In this town, my companion Arne Koch Christoffersen and I hope to be able to hire a boat and a man to punt it, as we intend to go into the marshes to watch birds, and also to visit the Madan, a people of mixed origin, whose way of life is completely adapted to the wetland they live in.
There are almost no roads in the marshes, and to get around you must go by boat. Most boats here are long, slender canoes, called meshof. Motor boats arrived as late as the 1960s, and they are still a relatively rare sight.
The Madan make a living by growing rice, raising water buffaloes, and by hunting and fishing. Their houses are constructed of reeds, either along the shores of the waterways through the marshes, or on islets.
So we head straight for the police station, greeting the officers, “As-salaamu-aleikum” (‘Peace upon you’).
“Aleikum-as-salaam. (‘Upon you peace.’) Sit down.”
As always, no matter where and for what purpose you have come, sweet, strong tea is served in small glasses. There is no hurry. The officers scrutinize our passports and carefully note our names in a big book – in Arabic. Arne’s surname, Christoffersen, is somewhat troublesome to them. They want to know what our professions in Denmark are, what we are doing in Iraq, and of course why we have come to this place.
When they learn that we would like to visit the marshes, they instruct us to talk to the mudir, who is away at the moment. A mudir is a town leader, a kind of mayor, but also the head of the police force.
Meanwhile, we drive a short distance to the shore of Hoor al-Hamar. Several houses, with walls plastered with sun-dried mud, are lined along the shore, together with a few mudhifs (guest houses).
A mudhif is constructed from thick, tightly bound bundles of reeds (Phragmites australis). The base of these columns are buried two and two opposite each other, forming two rows. Then the tops of the bundles are bent towards each other and tied together, thus forming a row of arcs, and thick mats, likewise made from reed, are tied to these arcs. The end walls are also made from mats, tied to vertical reed bundles.
Along the shore, many meshofs are tied to poles, and further out in the water, several large, black, snorting water buffaloes are submerged, with only their heads above the surface.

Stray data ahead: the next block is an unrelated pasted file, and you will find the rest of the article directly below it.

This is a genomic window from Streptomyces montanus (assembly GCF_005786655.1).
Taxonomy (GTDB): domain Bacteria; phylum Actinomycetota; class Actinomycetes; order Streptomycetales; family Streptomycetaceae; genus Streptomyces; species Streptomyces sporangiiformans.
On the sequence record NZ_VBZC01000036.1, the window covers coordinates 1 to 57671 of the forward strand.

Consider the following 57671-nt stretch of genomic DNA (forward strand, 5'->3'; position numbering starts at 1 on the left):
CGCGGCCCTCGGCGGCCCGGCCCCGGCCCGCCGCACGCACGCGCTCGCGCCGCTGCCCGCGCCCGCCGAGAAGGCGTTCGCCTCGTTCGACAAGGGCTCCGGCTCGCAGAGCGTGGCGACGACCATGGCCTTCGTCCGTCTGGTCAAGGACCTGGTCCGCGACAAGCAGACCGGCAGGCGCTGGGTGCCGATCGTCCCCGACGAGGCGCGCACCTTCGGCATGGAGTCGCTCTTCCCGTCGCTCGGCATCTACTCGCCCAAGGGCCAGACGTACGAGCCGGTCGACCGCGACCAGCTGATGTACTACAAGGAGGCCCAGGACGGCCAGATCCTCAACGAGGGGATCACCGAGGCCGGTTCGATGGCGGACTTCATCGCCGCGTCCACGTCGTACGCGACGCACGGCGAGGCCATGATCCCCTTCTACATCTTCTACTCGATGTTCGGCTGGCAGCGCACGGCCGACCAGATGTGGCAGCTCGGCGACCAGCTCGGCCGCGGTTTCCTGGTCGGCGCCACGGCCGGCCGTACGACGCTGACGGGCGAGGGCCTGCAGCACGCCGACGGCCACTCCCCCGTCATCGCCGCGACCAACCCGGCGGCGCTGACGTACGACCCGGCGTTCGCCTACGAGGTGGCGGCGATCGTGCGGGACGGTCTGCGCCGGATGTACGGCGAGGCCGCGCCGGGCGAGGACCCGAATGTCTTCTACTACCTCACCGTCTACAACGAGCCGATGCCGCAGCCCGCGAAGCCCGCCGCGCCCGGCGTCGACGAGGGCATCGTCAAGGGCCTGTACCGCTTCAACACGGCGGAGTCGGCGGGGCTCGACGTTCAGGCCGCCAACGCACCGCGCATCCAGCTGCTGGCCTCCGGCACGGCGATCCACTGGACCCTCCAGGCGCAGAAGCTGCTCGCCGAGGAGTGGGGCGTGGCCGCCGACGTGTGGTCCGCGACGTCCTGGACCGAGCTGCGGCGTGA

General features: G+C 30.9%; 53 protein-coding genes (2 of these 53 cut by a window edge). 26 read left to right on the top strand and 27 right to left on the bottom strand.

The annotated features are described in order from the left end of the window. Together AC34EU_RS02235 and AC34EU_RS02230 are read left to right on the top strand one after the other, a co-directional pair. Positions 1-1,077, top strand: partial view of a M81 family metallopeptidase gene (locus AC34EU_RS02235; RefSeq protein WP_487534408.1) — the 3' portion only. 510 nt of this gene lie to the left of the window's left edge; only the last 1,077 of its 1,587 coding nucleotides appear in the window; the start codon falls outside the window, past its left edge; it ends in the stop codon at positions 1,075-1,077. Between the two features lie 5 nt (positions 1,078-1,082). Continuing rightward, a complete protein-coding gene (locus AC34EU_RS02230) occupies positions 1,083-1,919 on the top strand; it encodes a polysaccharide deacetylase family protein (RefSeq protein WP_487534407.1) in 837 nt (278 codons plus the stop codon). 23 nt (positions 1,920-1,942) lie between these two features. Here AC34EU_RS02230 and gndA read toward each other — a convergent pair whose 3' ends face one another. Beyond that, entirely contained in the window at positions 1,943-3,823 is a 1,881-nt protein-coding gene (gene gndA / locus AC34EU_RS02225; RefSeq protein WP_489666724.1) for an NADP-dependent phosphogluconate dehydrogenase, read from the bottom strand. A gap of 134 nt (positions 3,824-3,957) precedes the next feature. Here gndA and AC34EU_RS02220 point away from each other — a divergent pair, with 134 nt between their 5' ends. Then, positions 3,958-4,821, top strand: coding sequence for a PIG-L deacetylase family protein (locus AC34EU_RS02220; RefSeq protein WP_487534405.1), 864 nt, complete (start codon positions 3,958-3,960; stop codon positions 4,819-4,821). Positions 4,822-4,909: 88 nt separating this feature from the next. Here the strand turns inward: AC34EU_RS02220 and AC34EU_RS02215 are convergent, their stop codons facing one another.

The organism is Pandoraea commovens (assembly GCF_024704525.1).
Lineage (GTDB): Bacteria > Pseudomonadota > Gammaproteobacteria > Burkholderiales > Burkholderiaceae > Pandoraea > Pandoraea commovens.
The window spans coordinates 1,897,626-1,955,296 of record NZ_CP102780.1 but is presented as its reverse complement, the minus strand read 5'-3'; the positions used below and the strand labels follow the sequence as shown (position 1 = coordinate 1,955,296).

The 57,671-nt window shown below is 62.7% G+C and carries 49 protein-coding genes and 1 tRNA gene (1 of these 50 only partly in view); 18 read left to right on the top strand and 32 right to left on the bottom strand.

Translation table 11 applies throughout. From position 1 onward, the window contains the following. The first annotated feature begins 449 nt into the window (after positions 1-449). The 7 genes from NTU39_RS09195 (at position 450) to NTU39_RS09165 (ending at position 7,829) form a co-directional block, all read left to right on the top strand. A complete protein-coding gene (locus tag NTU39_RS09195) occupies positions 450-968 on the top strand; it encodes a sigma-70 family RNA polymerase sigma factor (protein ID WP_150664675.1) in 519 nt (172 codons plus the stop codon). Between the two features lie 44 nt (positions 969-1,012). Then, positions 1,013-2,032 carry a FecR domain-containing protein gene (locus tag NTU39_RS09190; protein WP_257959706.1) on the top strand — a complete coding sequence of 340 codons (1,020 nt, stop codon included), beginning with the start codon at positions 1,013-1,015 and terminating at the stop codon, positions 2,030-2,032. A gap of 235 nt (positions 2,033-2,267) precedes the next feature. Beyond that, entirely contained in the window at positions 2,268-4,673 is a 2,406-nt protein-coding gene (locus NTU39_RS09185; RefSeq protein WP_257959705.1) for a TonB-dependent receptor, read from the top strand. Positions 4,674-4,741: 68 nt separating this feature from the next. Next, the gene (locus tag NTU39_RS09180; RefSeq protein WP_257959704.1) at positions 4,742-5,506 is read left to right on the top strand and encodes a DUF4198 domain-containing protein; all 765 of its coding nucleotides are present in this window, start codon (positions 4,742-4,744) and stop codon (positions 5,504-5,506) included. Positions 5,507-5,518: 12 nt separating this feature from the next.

Various birds are feeding in the shallow water, including black-tailed godwits (Limosa limosa) and black-winged stilts (Himantopus himantopus). Pied kingfishers (Ceryle rudis) hover above the water before diving headlong into it. If one bird succeeds in catching a fish, the event is eagerly commented upon by its companions.
Two men are heating lumps of tar over a fire, applying the liquid tar to the hull of a leaking boat. They use a round stick to produce a thin, smooth layer. The tar is from Hit, in central Iraq, where open tar pits are found.
A couple of women are winnowing wheat. Slowly, they pour the grain from a basket onto mats on the ground, so that the wind can blow away dust and chaff. Nearby, another woman places cakes of dried cow dung over a tuft of dry grass, lights a fire and places a kettle over the fire to heat water for tea. Several women pass by, carrying big bundles of fresh reeds or hay on their head, to be used as fodder for the cattle.
A kind school teacher negotiates for us with a man, named Hawas, who is willing to bring us in his boat into the marshes the following morning.
At dusk, large flocks of night herons (Nycticorax nycticorax) leave their day roost, heading into the swamps to feed. Behind them, the sky is a brilliant orange.
“Would you like … to drink … the Pepsi,” he suddenly asks. Yes, why not. We drive to a small restaurant, despite the fact that it is only a few hundred yards away. You must arrive in style.
While we drink ‘the Pepsi’, he entertains us with a monologue, commenting on the imperialistic ways of the Coca-Cola Company in the Third World. His English is somewhat erratic, with a break after every two or three words, leaving him time to find the next few words.
“No, you must … drink … the Pepsi,” he concludes. We look at each other and refrain from commenting. We haven’t got his permission to go into the marshes yet. But, as it turns out, the mudir does not at all object to our plans.
He invites us for dinner in his house some distance away along the shore, so off we go in our van. He leads us into a basic room, furnished only with a few rugs, on which we take our seats. The meal is already served on a rug in the centre of the room. We make rice lumps, using our right hand, dipping the lumps in a delicious mutton stew. Water is served with the food. When the mudir has had his fill, he tosses the remaining water in his glass into a corner.